Prevention Oriented System

A Peddler of Perfection once wrote a book about quality called “I’ll know it when I see it.” That would indicate that he doesn’t actually know “it” before he sees “it”. In the present universe where “trial and error” is the norm, this is rather a typical approach. I would dare say there is a better chance that he would not know it even if he does happen to see it. The fact is, we need to know “it” so we can successfully see it or produce it or decide on it. For example, every counterfeit expert understands that their job is much simpler when they know in detail what genuine money looks like. Instead of looking for counterfeit money they look for the real thing. This plays out more readily in business.

There are two kinds of people in the world. (Actually there are more than two kinds but for this analysis let’s just imagine two.) Those that go to work thinking, “I wonder what’s going to happen today?” and those that know exactly what’s in store for them during the work day. All too often one is called “management” while the other is called “worker”. It may come as a surprise but in our present universe the person that has no idea what the day holds is usually paid much more than the other. In fact, the knowing others can’t wait to be in the unknowing state, making more money and juggling the stressful chore of overcoming the situations they and their company is thrust into. Essentially making sense out of what appears to be, and usually is, chaos.

Generally speaking, to handle this state of confusion requires additional education. Companies require it and quite a few won’t even allow an interview for one of these positions unless you’ve either been in this unknowing state for many years or have a master’s degree to theoretically prove you have the experience to recognize wrong things. Companies will lavish rich rewards on individuals that appear to thrive in the constant chaos of problem solving that comes with most business days. Heaven forbid that it ever becomes predictable.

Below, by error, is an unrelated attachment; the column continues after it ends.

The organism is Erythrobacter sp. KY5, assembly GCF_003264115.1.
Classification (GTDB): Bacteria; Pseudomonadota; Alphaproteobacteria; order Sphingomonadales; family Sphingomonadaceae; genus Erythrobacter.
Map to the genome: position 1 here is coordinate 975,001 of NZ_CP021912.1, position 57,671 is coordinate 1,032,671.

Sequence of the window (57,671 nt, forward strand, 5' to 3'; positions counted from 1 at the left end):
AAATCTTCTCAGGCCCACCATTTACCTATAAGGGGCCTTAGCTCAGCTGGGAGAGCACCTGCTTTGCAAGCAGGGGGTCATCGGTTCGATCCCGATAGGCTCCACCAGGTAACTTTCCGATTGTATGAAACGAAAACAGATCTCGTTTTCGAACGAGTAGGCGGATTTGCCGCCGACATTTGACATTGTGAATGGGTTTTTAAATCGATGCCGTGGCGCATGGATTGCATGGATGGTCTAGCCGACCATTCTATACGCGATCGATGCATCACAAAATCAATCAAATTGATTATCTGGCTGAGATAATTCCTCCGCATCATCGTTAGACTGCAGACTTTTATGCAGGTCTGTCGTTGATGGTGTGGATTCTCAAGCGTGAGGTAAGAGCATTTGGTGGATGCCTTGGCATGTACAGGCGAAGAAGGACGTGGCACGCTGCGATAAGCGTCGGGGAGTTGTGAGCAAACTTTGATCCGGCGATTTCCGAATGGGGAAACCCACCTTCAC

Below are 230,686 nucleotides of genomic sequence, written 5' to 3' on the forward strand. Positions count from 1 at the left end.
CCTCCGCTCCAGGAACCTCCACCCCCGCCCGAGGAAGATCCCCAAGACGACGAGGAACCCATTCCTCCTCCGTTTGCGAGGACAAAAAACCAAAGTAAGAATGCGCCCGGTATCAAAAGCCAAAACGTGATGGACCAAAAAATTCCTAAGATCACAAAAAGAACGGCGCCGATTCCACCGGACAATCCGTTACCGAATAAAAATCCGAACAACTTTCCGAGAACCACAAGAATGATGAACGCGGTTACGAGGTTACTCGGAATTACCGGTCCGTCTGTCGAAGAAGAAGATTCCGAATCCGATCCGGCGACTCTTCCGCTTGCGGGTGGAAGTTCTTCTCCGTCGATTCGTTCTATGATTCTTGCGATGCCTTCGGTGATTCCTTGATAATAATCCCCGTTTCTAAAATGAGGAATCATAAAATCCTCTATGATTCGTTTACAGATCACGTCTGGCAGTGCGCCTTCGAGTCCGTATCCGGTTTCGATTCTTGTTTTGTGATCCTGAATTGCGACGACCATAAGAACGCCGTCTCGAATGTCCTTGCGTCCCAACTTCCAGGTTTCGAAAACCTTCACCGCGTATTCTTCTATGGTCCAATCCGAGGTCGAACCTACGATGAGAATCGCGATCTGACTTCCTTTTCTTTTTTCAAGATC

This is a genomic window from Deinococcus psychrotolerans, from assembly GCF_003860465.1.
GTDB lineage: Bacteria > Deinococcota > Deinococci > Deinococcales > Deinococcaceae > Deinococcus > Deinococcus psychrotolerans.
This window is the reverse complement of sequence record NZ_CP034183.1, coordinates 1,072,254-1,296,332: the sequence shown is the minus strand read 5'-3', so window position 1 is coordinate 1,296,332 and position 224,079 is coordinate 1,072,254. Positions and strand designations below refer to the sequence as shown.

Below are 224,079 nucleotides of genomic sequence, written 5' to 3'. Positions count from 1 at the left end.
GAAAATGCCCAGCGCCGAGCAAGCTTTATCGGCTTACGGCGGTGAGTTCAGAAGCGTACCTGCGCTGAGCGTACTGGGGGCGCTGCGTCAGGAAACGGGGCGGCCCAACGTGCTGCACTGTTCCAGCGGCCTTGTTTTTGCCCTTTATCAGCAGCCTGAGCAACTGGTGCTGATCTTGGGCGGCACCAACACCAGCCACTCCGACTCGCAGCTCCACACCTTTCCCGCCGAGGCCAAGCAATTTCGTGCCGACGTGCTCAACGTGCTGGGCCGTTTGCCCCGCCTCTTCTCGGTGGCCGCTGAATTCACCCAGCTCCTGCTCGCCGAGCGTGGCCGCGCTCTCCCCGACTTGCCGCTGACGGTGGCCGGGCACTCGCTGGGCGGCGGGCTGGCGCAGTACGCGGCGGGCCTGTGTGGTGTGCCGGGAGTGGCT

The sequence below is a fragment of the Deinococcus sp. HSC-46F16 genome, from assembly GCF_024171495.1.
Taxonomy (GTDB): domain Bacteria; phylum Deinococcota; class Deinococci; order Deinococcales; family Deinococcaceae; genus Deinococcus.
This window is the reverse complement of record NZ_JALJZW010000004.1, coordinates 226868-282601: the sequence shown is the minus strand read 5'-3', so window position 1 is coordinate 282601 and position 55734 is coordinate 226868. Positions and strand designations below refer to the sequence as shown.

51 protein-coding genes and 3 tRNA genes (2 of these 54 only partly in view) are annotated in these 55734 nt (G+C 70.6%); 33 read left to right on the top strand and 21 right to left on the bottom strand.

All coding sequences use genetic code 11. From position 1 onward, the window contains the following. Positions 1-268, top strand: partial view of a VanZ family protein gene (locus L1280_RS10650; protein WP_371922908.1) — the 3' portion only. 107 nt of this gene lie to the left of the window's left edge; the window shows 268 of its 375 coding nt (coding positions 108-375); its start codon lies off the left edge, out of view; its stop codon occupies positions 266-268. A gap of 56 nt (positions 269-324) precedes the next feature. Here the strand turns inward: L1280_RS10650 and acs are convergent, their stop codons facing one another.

It’s really quite amazing to me. The Quality industry heaps all kinds a praise on the Quality GURU’s of the past. But in reality, well, to quote Peter Drucker, “I have been saying for many years that we are using the word ‘guru’ only because ‘charlatan’ is too long to fit into a headline.”  What happened to the Quality Revolution of the 80’s? Why do we still have all these problems, with more appearing on the horizon?

There is only one constant when it comes to problems and a hint of it first appeared right after God had written, “After that God saw everything he had made and, look! [it was] very good.” And then, all hell broke loose, so to speak! That’s right; people were let loose, with free will. In the conflict resolution/problem resolution/corrective action world a tremendous trial and error takes place to determine “root cause” when it’s always the same, PEOPLE. All work is a process, all problems are process related and behind every process lurking in the background somewhere is a person. That means there are no product problems they just manifest themselves there. The world recession beginning in 2009 was caused by people. Mr. Greenspan was on TV saying “This will happen again!” meaning the greed and other characteristics of mankind will raise their ugly heads again sometime in the future; after all we’re only human.

If we want to truly eliminate the problem resolution cycle and all the waste surrounding it, we must first be able to visualize and demonstrate process perfection. Simple, you might be thinking, but wait! In most colleges of higher learning our unknowing are being taught about the “economics of quality” and why expecting perfection is costly and therefore bad. They discuss things like the “indifference zone” where “optimum quality” has been reached and spending anymore money would just increase the costs with very little return on investment. However in reality the discussion is not about QUALITY but aspects of engineering like design, sustainability, maintainability even marketability. It is always less costly to do things right the first time, every time.